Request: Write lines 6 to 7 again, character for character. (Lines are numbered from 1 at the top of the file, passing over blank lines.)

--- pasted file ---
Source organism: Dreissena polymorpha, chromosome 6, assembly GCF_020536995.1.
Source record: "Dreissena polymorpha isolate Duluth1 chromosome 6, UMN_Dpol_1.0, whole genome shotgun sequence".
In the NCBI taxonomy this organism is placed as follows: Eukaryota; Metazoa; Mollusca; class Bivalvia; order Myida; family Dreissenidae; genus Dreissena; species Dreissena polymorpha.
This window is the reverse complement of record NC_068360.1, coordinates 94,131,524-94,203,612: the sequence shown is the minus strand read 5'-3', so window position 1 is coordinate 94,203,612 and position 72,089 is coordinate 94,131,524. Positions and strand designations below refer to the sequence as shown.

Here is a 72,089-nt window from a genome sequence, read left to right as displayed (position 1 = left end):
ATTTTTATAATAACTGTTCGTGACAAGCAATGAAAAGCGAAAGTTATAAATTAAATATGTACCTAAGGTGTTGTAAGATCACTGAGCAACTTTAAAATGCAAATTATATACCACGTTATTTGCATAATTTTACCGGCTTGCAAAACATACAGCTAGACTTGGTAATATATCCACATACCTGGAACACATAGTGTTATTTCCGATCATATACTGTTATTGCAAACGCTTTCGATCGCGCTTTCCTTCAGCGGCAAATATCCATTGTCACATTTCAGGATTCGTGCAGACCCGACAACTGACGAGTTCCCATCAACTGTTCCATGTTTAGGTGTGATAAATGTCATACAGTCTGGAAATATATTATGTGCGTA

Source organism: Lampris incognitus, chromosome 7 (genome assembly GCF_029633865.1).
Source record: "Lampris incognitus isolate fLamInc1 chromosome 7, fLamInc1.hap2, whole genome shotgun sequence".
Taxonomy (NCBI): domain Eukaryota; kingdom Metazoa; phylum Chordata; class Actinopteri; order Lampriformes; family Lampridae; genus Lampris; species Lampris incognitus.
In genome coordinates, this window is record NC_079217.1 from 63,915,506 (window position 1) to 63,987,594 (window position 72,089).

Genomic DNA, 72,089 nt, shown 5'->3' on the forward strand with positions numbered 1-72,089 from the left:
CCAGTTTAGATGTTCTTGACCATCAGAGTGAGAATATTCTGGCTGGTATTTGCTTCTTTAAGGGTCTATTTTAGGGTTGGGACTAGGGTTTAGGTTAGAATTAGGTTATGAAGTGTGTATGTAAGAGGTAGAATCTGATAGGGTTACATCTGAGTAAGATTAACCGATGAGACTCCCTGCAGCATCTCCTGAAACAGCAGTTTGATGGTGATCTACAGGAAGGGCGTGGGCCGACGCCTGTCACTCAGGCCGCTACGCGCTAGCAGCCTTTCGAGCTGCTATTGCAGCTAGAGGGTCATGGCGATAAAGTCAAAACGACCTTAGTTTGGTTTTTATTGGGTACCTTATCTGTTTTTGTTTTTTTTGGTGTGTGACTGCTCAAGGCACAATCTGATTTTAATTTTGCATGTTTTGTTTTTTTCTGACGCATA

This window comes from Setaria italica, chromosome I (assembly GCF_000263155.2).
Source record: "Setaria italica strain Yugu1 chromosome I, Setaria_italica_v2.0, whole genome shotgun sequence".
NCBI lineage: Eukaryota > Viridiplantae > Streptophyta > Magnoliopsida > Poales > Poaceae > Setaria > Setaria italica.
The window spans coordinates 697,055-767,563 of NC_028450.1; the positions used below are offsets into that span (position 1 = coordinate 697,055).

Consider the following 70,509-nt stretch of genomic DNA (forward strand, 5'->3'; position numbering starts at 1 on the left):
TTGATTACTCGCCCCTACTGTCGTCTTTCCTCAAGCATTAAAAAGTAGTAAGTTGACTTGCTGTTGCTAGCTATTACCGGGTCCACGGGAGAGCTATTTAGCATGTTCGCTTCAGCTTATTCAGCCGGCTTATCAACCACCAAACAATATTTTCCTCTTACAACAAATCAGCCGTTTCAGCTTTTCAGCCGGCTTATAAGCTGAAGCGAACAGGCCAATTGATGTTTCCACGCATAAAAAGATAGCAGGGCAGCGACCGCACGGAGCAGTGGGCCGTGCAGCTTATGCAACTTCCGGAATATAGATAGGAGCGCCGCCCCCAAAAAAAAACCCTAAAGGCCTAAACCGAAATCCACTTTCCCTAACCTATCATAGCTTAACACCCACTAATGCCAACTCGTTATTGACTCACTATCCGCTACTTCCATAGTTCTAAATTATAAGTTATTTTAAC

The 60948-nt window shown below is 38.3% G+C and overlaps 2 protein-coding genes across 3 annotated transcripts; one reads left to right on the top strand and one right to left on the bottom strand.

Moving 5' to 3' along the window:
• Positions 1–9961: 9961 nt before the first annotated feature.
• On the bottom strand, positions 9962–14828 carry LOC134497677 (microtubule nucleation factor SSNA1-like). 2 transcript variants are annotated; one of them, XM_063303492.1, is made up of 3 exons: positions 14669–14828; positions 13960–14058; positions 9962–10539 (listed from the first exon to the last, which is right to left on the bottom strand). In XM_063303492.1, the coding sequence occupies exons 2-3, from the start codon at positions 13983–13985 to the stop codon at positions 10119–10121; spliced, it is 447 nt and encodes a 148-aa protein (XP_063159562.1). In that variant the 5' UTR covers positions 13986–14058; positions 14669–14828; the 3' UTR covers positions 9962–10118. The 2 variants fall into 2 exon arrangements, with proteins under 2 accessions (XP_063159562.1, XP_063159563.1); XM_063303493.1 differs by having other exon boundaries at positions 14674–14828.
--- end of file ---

ATTTTTATAATAACTGTTCGTGACAAGCAATGAAAAGCGAAAGTTATAAATTAAATATGTACCTAAGGTGTTGTAAGATCACTGAGCAACTTTAAAATGCAAATTATATACCACGTTATTTGCATAATTTTACCGGCTTGCAAAACATACAGCTAGACTTGGTAATATATCCACATACCTGGAACACATAGTGTTATTTCCGATCATATACTGTTATTGCAAACGCTTTCGATCGCGCTTTCCTTCAGCGGCAAATATCCATTGTCACATTTCAGGATTCGTGCAGACCCGACAACTGACGAGTTCCCATCAACTGTTCCATGTTTAGGTGTGATAAATGTCATACAGTCTGGAAATATATTATGTGCGTA

Source organism: Lampris incognitus, chromosome 7 (genome assembly GCF_029633865.1).